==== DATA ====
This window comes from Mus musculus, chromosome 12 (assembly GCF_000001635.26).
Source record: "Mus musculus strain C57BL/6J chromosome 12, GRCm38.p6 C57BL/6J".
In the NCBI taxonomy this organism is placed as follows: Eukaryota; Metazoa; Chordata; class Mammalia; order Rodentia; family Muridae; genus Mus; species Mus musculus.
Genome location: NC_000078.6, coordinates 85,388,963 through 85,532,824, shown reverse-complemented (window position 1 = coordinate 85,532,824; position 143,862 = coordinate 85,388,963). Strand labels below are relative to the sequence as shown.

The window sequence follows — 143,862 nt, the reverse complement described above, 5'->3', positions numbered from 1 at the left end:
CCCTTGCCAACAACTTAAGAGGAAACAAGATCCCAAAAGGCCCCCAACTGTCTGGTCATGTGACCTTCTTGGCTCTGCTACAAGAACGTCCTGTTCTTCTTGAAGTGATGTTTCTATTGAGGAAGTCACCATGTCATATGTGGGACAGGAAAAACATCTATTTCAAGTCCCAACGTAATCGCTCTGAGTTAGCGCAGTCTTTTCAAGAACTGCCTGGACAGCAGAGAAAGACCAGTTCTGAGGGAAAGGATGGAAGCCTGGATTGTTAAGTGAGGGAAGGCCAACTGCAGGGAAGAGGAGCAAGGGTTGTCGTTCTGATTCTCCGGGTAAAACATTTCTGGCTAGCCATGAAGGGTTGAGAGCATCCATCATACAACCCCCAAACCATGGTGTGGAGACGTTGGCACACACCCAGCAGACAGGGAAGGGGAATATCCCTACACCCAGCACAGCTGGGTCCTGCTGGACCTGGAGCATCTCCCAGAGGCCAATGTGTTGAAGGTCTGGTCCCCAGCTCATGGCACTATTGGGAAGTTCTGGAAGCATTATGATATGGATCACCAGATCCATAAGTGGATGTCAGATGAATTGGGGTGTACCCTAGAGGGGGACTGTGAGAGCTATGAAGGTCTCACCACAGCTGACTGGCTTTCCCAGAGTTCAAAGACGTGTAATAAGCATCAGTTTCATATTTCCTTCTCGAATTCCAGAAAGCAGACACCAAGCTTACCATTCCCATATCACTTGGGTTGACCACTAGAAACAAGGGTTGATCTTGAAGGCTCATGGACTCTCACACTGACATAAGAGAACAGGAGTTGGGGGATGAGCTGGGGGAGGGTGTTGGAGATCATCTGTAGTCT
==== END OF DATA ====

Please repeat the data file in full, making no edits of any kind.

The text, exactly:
This window comes from Mus musculus, chromosome 12 (assembly GCF_000001635.26).
Source record: "Mus musculus strain C57BL/6J chromosome 12, GRCm38.p6 C57BL/6J".
In the NCBI taxonomy this organism is placed as follows: Eukaryota; Metazoa; Chordata; class Mammalia; order Rodentia; family Muridae; genus Mus; species Mus musculus.
Genome location: NC_000078.6, coordinates 85,388,963 through 85,532,824, shown reverse-complemented (window position 1 = coordinate 85,532,824; position 143,862 = coordinate 85,388,963). Strand labels below are relative to the sequence as shown.

The window sequence follows — 143,862 nt, the reverse complement described above, 5'->3', positions numbered from 1 at the left end:
CCCTTGCCAACAACTTAAGAGGAAACAAGATCCCAAAAGGCCCCCAACTGTCTGGTCATGTGACCTTCTTGGCTCTGCTACAAGAACGTCCTGTTCTTCTTGAAGTGATGTTTCTATTGAGGAAGTCACCATGTCATATGTGGGACAGGAAAAACATCTATTTCAAGTCCCAACGTAATCGCTCTGAGTTAGCGCAGTCTTTTCAAGAACTGCCTGGACAGCAGAGAAAGACCAGTTCTGAGGGAAAGGATGGAAGCCTGGATTGTTAAGTGAGGGAAGGCCAACTGCAGGGAAGAGGAGCAAGGGTTGTCGTTCTGATTCTCCGGGTAAAACATTTCTGGCTAGCCATGAAGGGTTGAGAGCATCCATCATACAACCCCCAAACCATGGTGTGGAGACGTTGGCACACACCCAGCAGACAGGGAAGGGGAATATCCCTACACCCAGCACAGCTGGGTCCTGCTGGACCTGGAGCATCTCCCAGAGGCCAATGTGTTGAAGGTCTGGTCCCCAGCTCATGGCACTATTGGGAAGTTCTGGAAGCATTATGATATGGATCACCAGATCCATAAGTGGATGTCAGATGAATTGGGGTGTACCCTAGAGGGGGACTGTGAGAGCTATGAAGGTCTCACCACAGCTGACTGGCTTTCCCAGAGTTCAAAGACGTGTAATAAGCATCAGTTTCATATTTCCTTCTCGAATTCCAGAAAGCAGACACCAAGCTTACCATTCCCATATCACTTGGGTTGACCACTAGAAACAAGGGTTGATCTTGAAGGCTCATGGACTCTCACACTGACATAAGAGAACAGGAGTTGGGGGATGAGCTGGGGGAGGGTGTTGGAGATCATCTGTAGTCT